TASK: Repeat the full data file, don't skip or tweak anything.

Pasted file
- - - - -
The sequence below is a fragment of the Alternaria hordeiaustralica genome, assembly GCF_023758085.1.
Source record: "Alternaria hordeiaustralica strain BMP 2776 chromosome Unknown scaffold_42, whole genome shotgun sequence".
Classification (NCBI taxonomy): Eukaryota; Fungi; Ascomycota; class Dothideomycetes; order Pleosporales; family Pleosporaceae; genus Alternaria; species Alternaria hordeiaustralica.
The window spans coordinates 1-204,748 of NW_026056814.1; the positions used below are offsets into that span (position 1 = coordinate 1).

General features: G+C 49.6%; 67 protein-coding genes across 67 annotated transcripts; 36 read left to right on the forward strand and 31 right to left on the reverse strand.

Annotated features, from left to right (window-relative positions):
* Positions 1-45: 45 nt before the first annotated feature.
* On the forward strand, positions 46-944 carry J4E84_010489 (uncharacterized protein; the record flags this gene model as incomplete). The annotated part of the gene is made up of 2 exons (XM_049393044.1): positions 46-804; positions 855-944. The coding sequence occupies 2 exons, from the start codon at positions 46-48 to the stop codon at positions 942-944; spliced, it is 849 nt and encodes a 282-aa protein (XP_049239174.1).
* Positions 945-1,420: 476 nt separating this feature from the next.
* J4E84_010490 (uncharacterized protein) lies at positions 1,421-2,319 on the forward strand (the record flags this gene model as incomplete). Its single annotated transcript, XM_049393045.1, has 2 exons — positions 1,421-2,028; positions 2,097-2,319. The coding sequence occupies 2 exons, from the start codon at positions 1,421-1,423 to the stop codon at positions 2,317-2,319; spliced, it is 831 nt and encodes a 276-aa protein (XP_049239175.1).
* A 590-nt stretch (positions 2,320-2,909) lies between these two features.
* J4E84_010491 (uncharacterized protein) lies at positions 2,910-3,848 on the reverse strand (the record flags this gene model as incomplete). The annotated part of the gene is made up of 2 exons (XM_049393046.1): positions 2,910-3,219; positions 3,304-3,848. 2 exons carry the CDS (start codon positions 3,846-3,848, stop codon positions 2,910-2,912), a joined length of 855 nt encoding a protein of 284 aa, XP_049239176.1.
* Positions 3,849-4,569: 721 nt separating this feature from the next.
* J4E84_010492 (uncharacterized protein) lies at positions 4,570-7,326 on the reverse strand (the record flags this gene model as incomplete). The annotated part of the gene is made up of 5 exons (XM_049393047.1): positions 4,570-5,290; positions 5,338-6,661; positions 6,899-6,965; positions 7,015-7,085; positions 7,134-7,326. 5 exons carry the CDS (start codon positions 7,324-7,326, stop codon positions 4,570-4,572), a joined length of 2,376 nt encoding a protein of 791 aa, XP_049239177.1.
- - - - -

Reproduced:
The sequence below is a fragment of the Alternaria hordeiaustralica genome, assembly GCF_023758085.1.
Source record: "Alternaria hordeiaustralica strain BMP 2776 chromosome Unknown scaffold_42, whole genome shotgun sequence".
Classification (NCBI taxonomy): Eukaryota; Fungi; Ascomycota; class Dothideomycetes; order Pleosporales; family Pleosporaceae; genus Alternaria; species Alternaria hordeiaustralica.
The window spans coordinates 1-204,748 of NW_026056814.1; the positions used below are offsets into that span (position 1 = coordinate 1).

General features: G+C 49.6%; 67 protein-coding genes across 67 annotated transcripts; 36 read left to right on the forward strand and 31 right to left on the reverse strand.

Annotated features, from left to right (window-relative positions):
* Positions 1-45: 45 nt before the first annotated feature.
* On the forward strand, positions 46-944 carry J4E84_010489 (uncharacterized protein; the record flags this gene model as incomplete). The annotated part of the gene is made up of 2 exons (XM_049393044.1): positions 46-804; positions 855-944. The coding sequence occupies 2 exons, from the start codon at positions 46-48 to the stop codon at positions 942-944; spliced, it is 849 nt and encodes a 282-aa protein (XP_049239174.1).
* Positions 945-1,420: 476 nt separating this feature from the next.
* J4E84_010490 (uncharacterized protein) lies at positions 1,421-2,319 on the forward strand (the record flags this gene model as incomplete). Its single annotated transcript, XM_049393045.1, has 2 exons — positions 1,421-2,028; positions 2,097-2,319. The coding sequence occupies 2 exons, from the start codon at positions 1,421-1,423 to the stop codon at positions 2,317-2,319; spliced, it is 831 nt and encodes a 276-aa protein (XP_049239175.1).
* A 590-nt stretch (positions 2,320-2,909) lies between these two features.
* J4E84_010491 (uncharacterized protein) lies at positions 2,910-3,848 on the reverse strand (the record flags this gene model as incomplete). The annotated part of the gene is made up of 2 exons (XM_049393046.1): positions 2,910-3,219; positions 3,304-3,848. 2 exons carry the CDS (start codon positions 3,846-3,848, stop codon positions 2,910-2,912), a joined length of 855 nt encoding a protein of 284 aa, XP_049239176.1.
* Positions 3,849-4,569: 721 nt separating this feature from the next.
* J4E84_010492 (uncharacterized protein) lies at positions 4,570-7,326 on the reverse strand (the record flags this gene model as incomplete). The annotated part of the gene is made up of 5 exons (XM_049393047.1): positions 4,570-5,290; positions 5,338-6,661; positions 6,899-6,965; positions 7,015-7,085; positions 7,134-7,326. 5 exons carry the CDS (start codon positions 7,324-7,326, stop codon positions 4,570-4,572), a joined length of 2,376 nt encoding a protein of 791 aa, XP_049239177.1.